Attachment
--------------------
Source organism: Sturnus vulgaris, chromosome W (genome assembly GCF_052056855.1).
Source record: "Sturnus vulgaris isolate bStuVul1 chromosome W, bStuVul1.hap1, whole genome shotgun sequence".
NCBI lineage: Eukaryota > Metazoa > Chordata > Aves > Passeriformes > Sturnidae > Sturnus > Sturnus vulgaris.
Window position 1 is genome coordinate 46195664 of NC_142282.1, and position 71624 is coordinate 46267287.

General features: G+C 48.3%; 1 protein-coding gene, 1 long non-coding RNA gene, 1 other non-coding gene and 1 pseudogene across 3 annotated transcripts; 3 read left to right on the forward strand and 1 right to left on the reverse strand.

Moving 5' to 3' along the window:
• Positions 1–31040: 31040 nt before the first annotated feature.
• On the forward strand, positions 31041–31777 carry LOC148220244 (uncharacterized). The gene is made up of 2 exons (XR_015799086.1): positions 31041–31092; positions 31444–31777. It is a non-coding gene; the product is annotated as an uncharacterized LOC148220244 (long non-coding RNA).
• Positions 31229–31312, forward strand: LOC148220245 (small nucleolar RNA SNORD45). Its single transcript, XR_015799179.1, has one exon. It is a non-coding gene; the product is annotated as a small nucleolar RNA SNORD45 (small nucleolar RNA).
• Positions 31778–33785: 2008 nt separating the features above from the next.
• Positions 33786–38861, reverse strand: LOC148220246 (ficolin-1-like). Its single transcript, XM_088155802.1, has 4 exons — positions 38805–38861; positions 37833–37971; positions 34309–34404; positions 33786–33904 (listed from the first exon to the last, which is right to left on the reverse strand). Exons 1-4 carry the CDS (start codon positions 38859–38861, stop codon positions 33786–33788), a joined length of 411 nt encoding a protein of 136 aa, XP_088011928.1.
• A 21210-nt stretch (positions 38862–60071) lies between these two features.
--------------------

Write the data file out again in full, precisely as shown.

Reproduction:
Source organism: Sturnus vulgaris, chromosome W (genome assembly GCF_052056855.1).
Source record: "Sturnus vulgaris isolate bStuVul1 chromosome W, bStuVul1.hap1, whole genome shotgun sequence".
NCBI lineage: Eukaryota > Metazoa > Chordata > Aves > Passeriformes > Sturnidae > Sturnus > Sturnus vulgaris.
Window position 1 is genome coordinate 46195664 of NC_142282.1, and position 71624 is coordinate 46267287.

General features: G+C 48.3%; 1 protein-coding gene, 1 long non-coding RNA gene, 1 other non-coding gene and 1 pseudogene across 3 annotated transcripts; 3 read left to right on the forward strand and 1 right to left on the reverse strand.

Moving 5' to 3' along the window:
• Positions 1–31040: 31040 nt before the first annotated feature.
• On the forward strand, positions 31041–31777 carry LOC148220244 (uncharacterized). The gene is made up of 2 exons (XR_015799086.1): positions 31041–31092; positions 31444–31777. It is a non-coding gene; the product is annotated as an uncharacterized LOC148220244 (long non-coding RNA).
• Positions 31229–31312, forward strand: LOC148220245 (small nucleolar RNA SNORD45). Its single transcript, XR_015799179.1, has one exon. It is a non-coding gene; the product is annotated as a small nucleolar RNA SNORD45 (small nucleolar RNA).
• Positions 31778–33785: 2008 nt separating the features above from the next.
• Positions 33786–38861, reverse strand: LOC148220246 (ficolin-1-like). Its single transcript, XM_088155802.1, has 4 exons — positions 38805–38861; positions 37833–37971; positions 34309–34404; positions 33786–33904 (listed from the first exon to the last, which is right to left on the reverse strand). Exons 1-4 carry the CDS (start codon positions 38859–38861, stop codon positions 33786–33788), a joined length of 411 nt encoding a protein of 136 aa, XP_088011928.1.
• A 21210-nt stretch (positions 38862–60071) lies between these two features.